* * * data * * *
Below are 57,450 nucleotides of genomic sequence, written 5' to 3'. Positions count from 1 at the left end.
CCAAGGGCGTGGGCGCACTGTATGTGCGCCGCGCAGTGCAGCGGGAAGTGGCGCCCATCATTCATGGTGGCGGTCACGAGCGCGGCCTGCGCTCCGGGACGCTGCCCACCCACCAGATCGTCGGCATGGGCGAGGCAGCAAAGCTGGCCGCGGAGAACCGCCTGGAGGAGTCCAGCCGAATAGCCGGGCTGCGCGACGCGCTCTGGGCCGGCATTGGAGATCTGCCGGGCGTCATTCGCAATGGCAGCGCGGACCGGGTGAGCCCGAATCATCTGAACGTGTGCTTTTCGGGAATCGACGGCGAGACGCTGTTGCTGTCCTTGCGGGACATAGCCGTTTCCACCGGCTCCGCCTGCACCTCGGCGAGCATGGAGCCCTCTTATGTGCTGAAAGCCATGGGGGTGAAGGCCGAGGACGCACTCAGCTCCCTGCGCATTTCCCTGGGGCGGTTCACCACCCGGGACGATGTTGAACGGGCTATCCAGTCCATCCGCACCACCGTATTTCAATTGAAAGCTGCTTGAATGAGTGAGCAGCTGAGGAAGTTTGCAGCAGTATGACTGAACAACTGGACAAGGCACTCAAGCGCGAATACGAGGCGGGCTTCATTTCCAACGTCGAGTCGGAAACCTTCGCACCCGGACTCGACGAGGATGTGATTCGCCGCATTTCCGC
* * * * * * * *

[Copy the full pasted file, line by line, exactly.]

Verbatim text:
Below are 57,450 nucleotides of genomic sequence, written 5' to 3'. Positions count from 1 at the left end.
CCAAGGGCGTGGGCGCACTGTATGTGCGCCGCGCAGTGCAGCGGGAAGTGGCGCCCATCATTCATGGTGGCGGTCACGAGCGCGGCCTGCGCTCCGGGACGCTGCCCACCCACCAGATCGTCGGCATGGGCGAGGCAGCAAAGCTGGCCGCGGAGAACCGCCTGGAGGAGTCCAGCCGAATAGCCGGGCTGCGCGACGCGCTCTGGGCCGGCATTGGAGATCTGCCGGGCGTCATTCGCAATGGCAGCGCGGACCGGGTGAGCCCGAATCATCTGAACGTGTGCTTTTCGGGAATCGACGGCGAGACGCTGTTGCTGTCCTTGCGGGACATAGCCGTTTCCACCGGCTCCGCCTGCACCTCGGCGAGCATGGAGCCCTCTTATGTGCTGAAAGCCATGGGGGTGAAGGCCGAGGACGCACTCAGCTCCCTGCGCATTTCCCTGGGGCGGTTCACCACCCGGGACGATGTTGAACGGGCTATCCAGTCCATCCGCACCACCGTATTTCAATTGAAAGCTGCTTGAATGAGTGAGCAGCTGAGGAAGTTTGCAGCAGTATGACTGAACAACTGGACAAGGCACTCAAGCGCGAATACGAGGCGGGCTTCATTTCCAACGTCGAGTCGGAAACCTTCGCACCCGGACTCGACGAGGATGTGATTCGCCGCATTTCCGC